• CYP2C9 (cytochrome P450 2C9) is the primary route of metabolism for Coumadin (warfarin), Amaryl, isoniazid, sulfa and ibuprofen. Clinical studies suggest that the use of genetic testing may be especially helpful with warfarin administration. Other drugs that are thought to be metabolized by 2C9 include, amitriptyline, Dilantin, Hyzaar, THC (tetrahydrocannabinol), naproxen and Viagra.
    • CYP2C19 (cytochrome P450 2C19) is associated with the metabolism of carisoprodol, diazepam, Dilantin, and Prevacid.
    • CYP1A2 (cytochrome P450 1A2) is associated with the metabolism of amitriptyline, olanzapine, haloperidol, duloxetine, propranolol, theophylline, caffeine, diazepam, chlordiazepoxide, Premarin, estrogens, tamoxifen, and cyclobenzaprine.
    • NAT2 (N-acetyltransferase 2) is a second step drug metabolizing enzyme that acts on isoniazid, and procainamide and Azulfidine. The frequency of the NAT2 "slow acetylator" in various worldwide populations ranges from 10% to more than 90%.

  2. AnnieO

    AnnieO Shooting from the Hip

    I wonder if my insurance does, because Onyxx sure didn't seem to have much response to anything.

    Then again... That could also have been due to her not taking it/taking too much/illegal drugs.

  3. DammitJanet

    DammitJanet Well-Known Member Staff Member

    Well I know that hydrocodone doesnt build up and end up as morphine and kill me because Im on both and still here!

    I have been on coumadin before and am getting a huge kick about the fact that it is in the same category as pot, viagra , advil and naproxen. LOL. What a confused gene.
  4. buddy

    buddy New Member

    That's just the thing, there are levels and different enzymes, so if you have a poor rating on one and I think it said only on the cyp 2d6 one there are rapid metabolizers...they can't build it up so need higher doses... some people just are super sensitive and that is how they respond. It is confusing to me but at least we know and I can tell pharmacy and the docs always check now.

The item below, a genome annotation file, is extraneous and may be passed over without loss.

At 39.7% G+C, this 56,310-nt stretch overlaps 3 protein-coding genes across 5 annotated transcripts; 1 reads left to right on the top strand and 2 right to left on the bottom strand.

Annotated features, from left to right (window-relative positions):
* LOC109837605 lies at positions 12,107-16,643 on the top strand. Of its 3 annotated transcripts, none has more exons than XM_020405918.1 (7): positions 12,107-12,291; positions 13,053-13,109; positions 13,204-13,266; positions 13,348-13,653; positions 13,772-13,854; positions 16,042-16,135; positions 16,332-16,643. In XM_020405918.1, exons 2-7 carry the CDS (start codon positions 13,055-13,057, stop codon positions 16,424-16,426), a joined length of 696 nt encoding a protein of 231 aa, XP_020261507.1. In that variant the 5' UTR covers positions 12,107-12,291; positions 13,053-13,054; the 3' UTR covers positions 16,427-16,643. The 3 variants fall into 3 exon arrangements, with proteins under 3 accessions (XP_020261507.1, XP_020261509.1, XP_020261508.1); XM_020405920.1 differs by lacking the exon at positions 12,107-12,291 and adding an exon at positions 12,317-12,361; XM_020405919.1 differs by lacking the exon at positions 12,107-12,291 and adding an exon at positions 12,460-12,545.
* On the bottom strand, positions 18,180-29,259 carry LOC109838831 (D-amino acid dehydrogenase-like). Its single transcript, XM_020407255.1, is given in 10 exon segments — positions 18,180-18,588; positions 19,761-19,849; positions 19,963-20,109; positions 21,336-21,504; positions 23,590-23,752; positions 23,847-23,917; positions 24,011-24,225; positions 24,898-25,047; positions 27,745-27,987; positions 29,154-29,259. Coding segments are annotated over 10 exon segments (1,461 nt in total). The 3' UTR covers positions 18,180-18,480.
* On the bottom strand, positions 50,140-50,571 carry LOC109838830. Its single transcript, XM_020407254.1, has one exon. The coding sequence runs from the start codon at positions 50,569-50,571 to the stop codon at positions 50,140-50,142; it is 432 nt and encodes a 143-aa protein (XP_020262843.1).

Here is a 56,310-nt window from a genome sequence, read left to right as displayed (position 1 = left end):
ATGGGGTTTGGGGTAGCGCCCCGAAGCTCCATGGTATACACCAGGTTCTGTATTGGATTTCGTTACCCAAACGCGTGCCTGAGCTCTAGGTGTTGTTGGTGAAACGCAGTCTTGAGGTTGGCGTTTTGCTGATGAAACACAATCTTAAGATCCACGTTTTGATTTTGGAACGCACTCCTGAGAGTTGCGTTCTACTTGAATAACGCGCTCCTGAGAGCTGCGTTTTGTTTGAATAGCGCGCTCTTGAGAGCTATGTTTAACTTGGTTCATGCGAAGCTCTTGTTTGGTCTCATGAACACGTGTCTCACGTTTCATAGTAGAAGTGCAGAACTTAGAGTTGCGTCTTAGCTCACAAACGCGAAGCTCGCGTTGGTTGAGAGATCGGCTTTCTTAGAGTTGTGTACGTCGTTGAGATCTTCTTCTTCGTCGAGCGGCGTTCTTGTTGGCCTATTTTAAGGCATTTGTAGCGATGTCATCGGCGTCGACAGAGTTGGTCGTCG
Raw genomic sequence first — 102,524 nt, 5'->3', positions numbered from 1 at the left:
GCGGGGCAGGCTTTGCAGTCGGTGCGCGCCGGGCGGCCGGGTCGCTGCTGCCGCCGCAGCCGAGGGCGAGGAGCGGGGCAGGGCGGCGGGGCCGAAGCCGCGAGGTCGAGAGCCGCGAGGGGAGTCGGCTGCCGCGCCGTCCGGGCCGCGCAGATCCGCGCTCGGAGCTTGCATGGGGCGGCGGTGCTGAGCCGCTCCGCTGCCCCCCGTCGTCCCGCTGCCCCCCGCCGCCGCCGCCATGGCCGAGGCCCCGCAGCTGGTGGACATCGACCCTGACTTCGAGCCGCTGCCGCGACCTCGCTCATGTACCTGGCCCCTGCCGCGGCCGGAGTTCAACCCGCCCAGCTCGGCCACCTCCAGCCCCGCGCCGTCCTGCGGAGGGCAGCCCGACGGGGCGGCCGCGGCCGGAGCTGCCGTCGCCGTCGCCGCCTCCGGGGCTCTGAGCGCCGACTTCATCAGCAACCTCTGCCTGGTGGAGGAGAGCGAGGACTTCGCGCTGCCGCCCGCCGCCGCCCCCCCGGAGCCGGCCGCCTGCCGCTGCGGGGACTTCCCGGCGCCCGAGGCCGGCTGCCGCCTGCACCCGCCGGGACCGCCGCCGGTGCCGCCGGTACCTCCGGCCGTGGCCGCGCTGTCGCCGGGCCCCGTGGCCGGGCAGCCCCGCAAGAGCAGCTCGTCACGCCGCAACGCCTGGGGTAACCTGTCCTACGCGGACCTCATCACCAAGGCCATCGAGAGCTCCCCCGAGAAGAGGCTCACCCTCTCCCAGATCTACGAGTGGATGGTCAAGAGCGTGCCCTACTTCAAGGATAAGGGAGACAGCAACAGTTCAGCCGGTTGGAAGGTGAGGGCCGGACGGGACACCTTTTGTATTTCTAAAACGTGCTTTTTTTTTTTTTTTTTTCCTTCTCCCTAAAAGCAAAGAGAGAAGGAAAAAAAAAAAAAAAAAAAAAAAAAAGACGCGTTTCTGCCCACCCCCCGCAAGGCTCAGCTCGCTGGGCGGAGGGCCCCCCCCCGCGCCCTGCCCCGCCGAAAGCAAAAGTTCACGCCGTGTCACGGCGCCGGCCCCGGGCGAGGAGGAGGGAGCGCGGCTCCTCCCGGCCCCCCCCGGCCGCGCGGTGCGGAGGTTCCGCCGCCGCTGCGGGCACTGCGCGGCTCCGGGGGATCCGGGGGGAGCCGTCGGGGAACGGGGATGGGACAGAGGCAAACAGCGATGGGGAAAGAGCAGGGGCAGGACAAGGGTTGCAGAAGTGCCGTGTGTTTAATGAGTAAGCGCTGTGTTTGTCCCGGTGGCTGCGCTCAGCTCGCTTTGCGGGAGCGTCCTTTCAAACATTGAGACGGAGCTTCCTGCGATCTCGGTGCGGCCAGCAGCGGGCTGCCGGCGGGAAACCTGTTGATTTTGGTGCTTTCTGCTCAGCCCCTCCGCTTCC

5. Liahona

    Liahona Guest

    How did you find this out about Q? I've been thinking of getting difficult child 1 tested because no medications work for him. Did you suspect this because medications didn't work? Or did he have a very unusual reaction?
  6. buddy

    buddy New Member

    Yeah, his pediatrician asked me if he could do it... We had some medications he needed super high doses to be effective and others he would take a tiny amount and it was like he had a bottle of it. So, that is why he decided to check and sure enough, his hunch was right. The web site says usually people get tested after years of strange reactions to medications. Quin had an MRI once when he was little, they gave the highest dose they were willing to try of the anesthesia, and he did not fall asleep. It was so bizarre, I had only been a mom for a few months! Just the beginning, it was.......
  7. TeDo

    TeDo Guest

    psychiatric hospital actually suggested this kind of test for difficult child 1 because of his VERY similar reactions to both Risperdal and Prozac even though they are in different classes. Our psychiatrist actually ordered the test but she doesn't know what it's called or where to go to have it done. Where did Q have his done and what exactly is it called, if I may ask?